They have to relearn how to walk. There is constant strain on the back and legs, forever. And, without claws, they can't stretch properly, even to ease that strain. Ever. Hopefully you have learned how to massage Tsunami and help her stretch her back and legs.

  9. #9
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    Thumbs down Declawing Can Emotionally Scar Your Cat for Life

    More HERE.


    • Declawing of cats continues to be a hotly debated topic, primarily because many people continue to believe the procedure is nothing more than a simple, painless, permanent nail trim – which couldn’t be further from the truth
    • A more precise name for declawing is “de-toeing.” The procedure removes not only the claws, but also the bones, nerves, joint capsule, collateral ligaments and the extensor or flexor tendons
    • Declawing frequently results in undesirable behavioral and emotional changes in cats that can last a lifetime. Most of these changes are pain-related
    • An alternative to declawing your cat is to provide appropriate scratching surfaces around your home, and taking steps to encourage kitty to use them
    • Other alternatives include regular nail trims and using deterrents to protect your floors and furnishings

  10. #10
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    Surgery in itself is extremely dangerous to cats.I've actually heard of situations with cats dying from the stress of surgery,and this is not at all uncommon.If this torture was done to humans it would be considered illegal,but no since humans are so incredibly selfish and ignorant it's completely fine in some countries!

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  12. #12
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    Declawing is now illegal in Denver, Co.

  13. #13
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    Quote Originally Posted by annstaub View Post
    Great post, I agree with you totally. Of course. if you think about it, at least the cats are going to a home that they otherwise might not have =/ Doesn't really justify it though. Where I live, shelters make owners sign an agreement that they will not have their cat declawed.
    Sadly this is often the case and there is nothing people can do about it. If someone is in that situation and would otherwise be a wonderful cat parent, I could never say no, you can't have a cat.
    Rescued is my favorite breed. Don't shop, adopt!

  14. #14
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    Quote Originally Posted by Alpha1 View Post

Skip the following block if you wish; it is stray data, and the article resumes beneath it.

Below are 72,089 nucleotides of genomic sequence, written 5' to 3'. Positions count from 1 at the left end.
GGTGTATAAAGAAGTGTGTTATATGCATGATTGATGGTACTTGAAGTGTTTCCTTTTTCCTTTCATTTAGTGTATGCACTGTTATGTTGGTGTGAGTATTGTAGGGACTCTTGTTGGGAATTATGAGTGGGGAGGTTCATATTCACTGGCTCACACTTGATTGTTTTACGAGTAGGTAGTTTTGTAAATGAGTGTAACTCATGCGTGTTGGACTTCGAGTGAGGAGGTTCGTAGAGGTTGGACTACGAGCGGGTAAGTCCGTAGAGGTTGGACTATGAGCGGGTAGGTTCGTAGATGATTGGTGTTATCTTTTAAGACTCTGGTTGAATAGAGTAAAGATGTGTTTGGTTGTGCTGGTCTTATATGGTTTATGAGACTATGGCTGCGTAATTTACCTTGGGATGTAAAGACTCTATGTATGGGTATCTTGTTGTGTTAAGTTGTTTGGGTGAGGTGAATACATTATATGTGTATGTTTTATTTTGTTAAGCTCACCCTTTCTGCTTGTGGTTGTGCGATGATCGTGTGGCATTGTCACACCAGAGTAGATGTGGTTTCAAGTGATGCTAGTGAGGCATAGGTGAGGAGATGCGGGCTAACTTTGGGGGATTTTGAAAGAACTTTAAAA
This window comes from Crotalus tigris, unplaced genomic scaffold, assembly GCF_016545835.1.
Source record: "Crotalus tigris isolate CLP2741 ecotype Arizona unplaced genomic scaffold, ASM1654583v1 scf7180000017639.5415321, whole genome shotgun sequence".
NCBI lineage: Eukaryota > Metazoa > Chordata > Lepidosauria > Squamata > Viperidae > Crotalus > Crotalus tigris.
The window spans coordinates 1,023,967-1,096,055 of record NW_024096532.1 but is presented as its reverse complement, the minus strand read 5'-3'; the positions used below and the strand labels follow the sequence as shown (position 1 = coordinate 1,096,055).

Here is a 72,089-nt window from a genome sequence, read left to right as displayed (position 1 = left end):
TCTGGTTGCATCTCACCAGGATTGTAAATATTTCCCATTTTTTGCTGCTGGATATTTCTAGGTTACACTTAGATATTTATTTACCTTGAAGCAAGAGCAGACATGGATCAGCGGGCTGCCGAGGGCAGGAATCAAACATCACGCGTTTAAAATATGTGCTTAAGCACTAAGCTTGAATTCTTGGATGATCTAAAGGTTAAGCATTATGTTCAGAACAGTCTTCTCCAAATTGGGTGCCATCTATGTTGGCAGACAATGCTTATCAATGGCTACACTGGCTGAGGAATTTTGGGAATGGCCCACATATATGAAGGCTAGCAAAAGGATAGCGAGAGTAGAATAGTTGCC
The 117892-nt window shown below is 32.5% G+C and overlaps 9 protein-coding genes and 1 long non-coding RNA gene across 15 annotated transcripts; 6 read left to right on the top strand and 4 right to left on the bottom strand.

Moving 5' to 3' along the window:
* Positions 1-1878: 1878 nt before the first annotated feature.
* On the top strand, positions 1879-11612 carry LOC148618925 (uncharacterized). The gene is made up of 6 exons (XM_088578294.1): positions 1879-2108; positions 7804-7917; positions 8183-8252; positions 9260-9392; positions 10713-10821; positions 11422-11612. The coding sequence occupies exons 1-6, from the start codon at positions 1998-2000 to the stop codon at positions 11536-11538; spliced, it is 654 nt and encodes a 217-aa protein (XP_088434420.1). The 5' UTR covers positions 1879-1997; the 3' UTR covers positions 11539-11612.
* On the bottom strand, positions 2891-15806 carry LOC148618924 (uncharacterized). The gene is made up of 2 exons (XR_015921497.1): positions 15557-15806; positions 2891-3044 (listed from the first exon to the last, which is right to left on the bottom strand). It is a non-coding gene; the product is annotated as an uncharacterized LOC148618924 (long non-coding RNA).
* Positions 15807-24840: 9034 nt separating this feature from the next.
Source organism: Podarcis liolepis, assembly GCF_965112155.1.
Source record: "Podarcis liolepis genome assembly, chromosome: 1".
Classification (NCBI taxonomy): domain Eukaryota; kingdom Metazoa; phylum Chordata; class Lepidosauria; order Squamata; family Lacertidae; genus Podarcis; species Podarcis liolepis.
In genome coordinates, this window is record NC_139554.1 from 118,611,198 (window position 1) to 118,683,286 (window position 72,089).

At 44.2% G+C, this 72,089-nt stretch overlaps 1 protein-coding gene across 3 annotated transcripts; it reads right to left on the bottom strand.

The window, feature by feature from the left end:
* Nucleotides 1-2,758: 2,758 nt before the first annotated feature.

Not all of them are really mean people, lots of them have the procedure done because they need to move into an apartment that insists on declawing. Rather than give up their beloved cats, they take them to the vets. Many folks don't know all the details of the operation, and think is a much simpler removal of the nails. I didn't know all the specifics until recently, and I really wanted to get the word out as to what really happens, so people can make an educated decision in this matter. I think the vets also downplay the severity of the operation, which doesn't help.
    It is not just apartments. Adults living with their parents sometimes have no say on the matter because, you know, parent rules. Such situations should not exist. I think it is stupid that any cat lover must choose having a declawed cat or no cat. There definitely needs to be more education about the surgery. However, there will always be ignorant people who don't care.

    Wilbur's foster mom talked to her vet about the issue for him. The vet told her it is better to have a declawed cat inside than an outdoor (homeless) cat. He uses a laser procedure to declaw that, she explained to me, "cauterizes as it cuts" so that there is less blood loss and faster healing time. I was not aware that method also shortens the toes like a standard onychectomy.

    Someone else I volunteered with at the shelter told me she canceled a declawing appointment after someone told her what the surgery actually is. Her other cat was already declawed and a polydactyl.
    Rescued is my favorite breed. Don't shop, adopt!

  15. #15
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    To clarify, I don't like declawing. Given a choice, I could never make myself do it. I learned the hard way it affects a cat's ability and willingness to jump on my lap or bed. However, a side effect is the kitty can't jump on kitchen counters either. I am sure that would be appetizing to some people.

    If declawing was illegal everywhere, would fewer people adopt cats?
    Rescued is my favorite breed. Don't shop, adopt!